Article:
PMA also published other computer validation related articles, mainly in Pharmaceutical Technology, which has published more than 40 articles about computer validation. Historically, this publication played a key role in shaping and spreading understanding of computer validation in our industry. Even individuals from FDA published articles in the journal back then (17). Sadly, this is no longer the case because, for better or worse, FDA is now stricter about allowing its employees to publish. (A list of computer validation–related articles is online at http://pharmtech.com/.) The PMA CSVC was dissolved in the mid 1990s, and the US Parenteral Drug Association (PDA) became the industry's main forum. Part of PDA's computer-validation committee efforts focused on software-supplier audit and the creation of an audit repository center (ARC) (18). The ARC concept, however, has had varying success. Currently, the repository is managed by Syntegra. Since the late 1990s, the main industry forum for computerized systems validation has been the ISPE good automated manufacturing practice (GAMP ) group. The GAMP guideline is widely considered to be the de facto pharmaceutical-industry standard in computer validation. The current GAMP 4 version introduced the risk-management concept into computer validation in 2001, aligning with FDA's effort on GMPs for the 21st century. Currently, GAMP is working on version 5, which is slated for publication in late 2007 or early 2008. It is important to note that GAMP 4 explicitly excludes 21 CFR Part 11, although a separate guideline has been produced.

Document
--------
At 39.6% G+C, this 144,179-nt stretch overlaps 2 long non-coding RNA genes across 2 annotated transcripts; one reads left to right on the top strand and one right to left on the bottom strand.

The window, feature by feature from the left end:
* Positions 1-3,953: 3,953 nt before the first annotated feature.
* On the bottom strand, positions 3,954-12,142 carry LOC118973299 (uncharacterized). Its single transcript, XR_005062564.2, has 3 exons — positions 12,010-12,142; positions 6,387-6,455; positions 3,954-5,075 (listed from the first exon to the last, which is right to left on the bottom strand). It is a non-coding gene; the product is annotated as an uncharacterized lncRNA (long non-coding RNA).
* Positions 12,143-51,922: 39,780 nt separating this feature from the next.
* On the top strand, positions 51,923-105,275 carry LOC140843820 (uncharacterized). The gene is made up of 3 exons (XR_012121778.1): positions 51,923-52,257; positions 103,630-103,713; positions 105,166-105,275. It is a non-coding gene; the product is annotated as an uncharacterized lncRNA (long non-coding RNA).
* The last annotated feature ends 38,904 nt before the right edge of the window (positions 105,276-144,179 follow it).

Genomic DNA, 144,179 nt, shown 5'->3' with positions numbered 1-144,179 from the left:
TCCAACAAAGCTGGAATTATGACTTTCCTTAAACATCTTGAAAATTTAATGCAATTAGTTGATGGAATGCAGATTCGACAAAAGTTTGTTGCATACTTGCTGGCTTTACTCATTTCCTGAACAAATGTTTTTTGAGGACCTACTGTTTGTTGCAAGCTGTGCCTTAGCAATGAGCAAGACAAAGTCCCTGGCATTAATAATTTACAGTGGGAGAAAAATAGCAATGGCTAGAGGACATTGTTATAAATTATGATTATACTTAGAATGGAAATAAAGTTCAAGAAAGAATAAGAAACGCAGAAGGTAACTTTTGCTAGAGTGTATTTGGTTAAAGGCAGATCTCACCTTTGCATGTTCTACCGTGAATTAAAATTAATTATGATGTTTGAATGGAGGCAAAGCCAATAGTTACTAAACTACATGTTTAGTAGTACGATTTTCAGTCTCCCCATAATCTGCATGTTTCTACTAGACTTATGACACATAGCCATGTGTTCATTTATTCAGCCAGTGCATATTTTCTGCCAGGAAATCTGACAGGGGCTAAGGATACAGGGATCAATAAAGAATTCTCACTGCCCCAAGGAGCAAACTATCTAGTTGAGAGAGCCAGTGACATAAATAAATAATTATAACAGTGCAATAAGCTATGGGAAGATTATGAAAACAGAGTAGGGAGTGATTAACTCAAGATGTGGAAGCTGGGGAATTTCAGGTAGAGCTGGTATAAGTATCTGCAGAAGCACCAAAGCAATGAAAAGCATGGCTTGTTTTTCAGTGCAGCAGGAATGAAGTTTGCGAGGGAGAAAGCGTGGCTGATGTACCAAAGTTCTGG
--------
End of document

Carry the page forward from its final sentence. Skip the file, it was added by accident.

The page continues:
The healthcare industry has actively addressed Part 11 regulations. ISPE/GAMP and PDA both have published guidelines on Part 11, hoping to help clarify the implementation and compliance to the regulation. As discussed previously, there was much confusion about the implementation of Part 11 when it was initially introduced. Accordingly, PDA arranged a public FDA conference about Part 11 in June 2000 (19). The conference reinforced the public's concerns about Part 11, and based on industry's reaction, FDA issued the final guidance on Part 11 in August 2003 (15). FDA also scheduled a Part 11 public hearing in June 2004, again allowing the public to voice concerns and suggestions about Part 11. Unfortunately, President Ronald Reagan's funeral fell on the same day as the scheduled public hearing date, and the day was declared a federal holiday. The meeting was therefore cancelled and never rescheduled, prompting industry, as a "21 CFR Part 11 Coalition" to file a public petition letter in September 2004 (20). Since then, there has been a semblance of calm on the topic as FDA considers rewriting Part 11 and industry adjusts to a risk-based approach. The resulting decline in the number of Part 11 483s may be related to the fact that FDA is citing the predicate rule directly, rather than Part 11. Until the new amendment is issued, FDA is indeed showing enforcement discretion regarding the implementation of Part 11. It should be noted, however, that Warning Letters with severe consequences were sent to Able Labs, MDS Pharma, and Ranbaxy, and the warnings related to electronic records, even though Part 11 was not mentioned.